OurVoice

The Surveyor

UPDATE: On March 13, 2019 The Colorado State Senate officially voted to pass SB 181 in the morning. It is now in the Colorado House, where SB 181 will most likely be easily passed by the majority Democrats. Once it glides through the house the legislation could head to Governor Polis’s desk by the end of the month.

 

If you want a perfect illustration of what ignoring the big picture looks like, watch “Tree cutting fails” on YouTube. When people see a tree or limb as a problem, they start haphazardly hacking away, and mayhem and destruction ensue; man falls out of tree, tree falls on man, or car, or house, or neighbor’s house, causing more problems than the tree or limb alone ever would have. You can also draw your attention to the Colorado General Assembly for a similar example.

After 12 hours of testimony, Colorado Senate Bill 19-181 passed through an incredibly fast Energy and Transportation Committee hearing 4-3. The hearing was held just two days after it was introduced by Majority Leader Steve Fenberg (D-Boulder) and co-sponsored in the House by Speaker KC Becker (D-Boulder). The bill passed three Senate committees in three days on party-line votes. The sweeping overhaul of a bill is currently being debated on the Senate floor.

This bill would do a variety of things, including giving city and county governments the right to regulate the location and safety standards of drilling sites. Essentially this would allow local entities to implement extreme restrictions that, in effect, would lead to a ban on oil-and-gas drilling operations, particularly in places like Boulder County, from where the sponsors of this bill and our governor all hail, ignoring the rights of property owners. It would also result in a convoluted patchwork of regulations smattered throughout the state. This complicated framework could easily make Colorado a place to avoid for the oil-and-gas industry.

Additionally, the bill redefines the purpose of the Colorado Oil and Gas Conservation Commission, the members of which are appointed by the governor, from being a caretaker, so to speak, of energy production to a regulatory force that can withhold any and all permits for new oil-and-gas drilling sites until the very lengthy rulemaking process, that could take months or even years, has been completed – another potential de facto ban.

State Senator Rob Woodward (R), when commenting on the bill, said, “SB181 was written and released under the cover of darkness, driven through the process with unprecedented speed, and clearly flips the bird to the voters of Colorado. By demanding that zero weight can be given to the feasibility of safeguards, it drives all oil and gas development out of Colorado, sending jobs and money to Texas, Wyoming and the Middle East.”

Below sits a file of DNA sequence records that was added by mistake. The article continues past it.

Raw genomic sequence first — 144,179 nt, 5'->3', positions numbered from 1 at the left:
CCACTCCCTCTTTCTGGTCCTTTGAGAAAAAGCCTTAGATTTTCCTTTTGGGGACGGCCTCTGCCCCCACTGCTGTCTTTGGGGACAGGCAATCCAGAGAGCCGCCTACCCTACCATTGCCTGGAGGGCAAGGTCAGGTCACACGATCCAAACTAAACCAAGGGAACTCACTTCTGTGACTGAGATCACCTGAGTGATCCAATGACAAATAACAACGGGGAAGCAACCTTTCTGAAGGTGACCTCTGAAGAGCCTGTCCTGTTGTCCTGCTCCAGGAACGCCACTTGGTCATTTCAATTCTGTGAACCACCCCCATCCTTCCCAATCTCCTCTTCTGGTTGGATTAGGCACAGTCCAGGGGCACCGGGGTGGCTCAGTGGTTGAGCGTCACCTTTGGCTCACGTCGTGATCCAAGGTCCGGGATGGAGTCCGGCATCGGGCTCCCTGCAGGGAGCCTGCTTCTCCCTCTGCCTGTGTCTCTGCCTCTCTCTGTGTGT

Voters said no to Proposition 112 last fall, that would have put such drastic limitations on where oil-and-gas sites could be located, that would have made it virtually impossible for the industry to do business in the state. Only 14 of Colorado’s 64 counties voted in favor of it. Of the 11 counties on Colorado’s Front Range, including Larimer, only three voted in support of 112. Seventy percent of people in Boulder voted in favor. It appears the majority of the people supporting this bill have forgotten they are representing all of their constituents, not just the ones with whom they agree.

Energy is a big deal in Colorado. Energy independence is a big deal to the United States. Former President Barak Obama said in his State of the Union address in 2013, “After years of talking about it, we are finally poised to control our own energy future.” As of December 2018, the U.S. exported more oil than we imported for the first time in 70 years. Energy independence has come about through the extraction of vast amounts of abundant shale oil and gas under U.S. soil, including right here in Colorado.

The oil-and-gas industry in Colorado, through taxes, brings $669 million per year for K-12 and higher education – should the industry pack up and head out, the state would be responsible to fill that loss. More than 232,900 jobs in Colorado are supported by the oil-and-gas industry. Those workers add $31.4 billion back into Colorado’s economy.

Representative Perry Buck (R) commented, “There is a tremendous amount of arrogance leading to the destruction of an industry that does so much good at the local, state and national level. Education funding will be hurt the most.”

Prominent Democrat Ken Salazar, former U.S. secretary of the interior during the the Obama Administration and former U.S. Senator from Colorado and Colorado’s attorney general, said he thinks the bill is, “ … too extreme for Colorado and harmful to Colorado’s workers, schools and businesses.” In his OPED that appeared in the Denver Post Salazar said, “When this framework has been adopted in other states and other countries, it has over time created a de facto moratorium on oil-and-gas development. That would be the wrong result for Colorado.”

Whether you like it or not, fossil fuels power our homes and cars, and play an enormous role in our economy and national safety. Maybe one day in the future that won’t be the case – but today it is. The long-term effect of tying the hands of the multi-billion-dollar oil-and-gas industry in our state will be irreparably detrimental.

Common sense regulations that hold oil-and-gas companies accountable for what they are doing and where they are doing it, monitoring emissions, and keeping employees and citizens safe should be a priority on everyone’s part. Safety is paramount, but that should not be the ruse that’s used to destroy an industry. There can be negotiation, there can be common ground, if legislators are willing to slow down, communicate, and look at the big picture.

 

 

 

 

 

 

 

 

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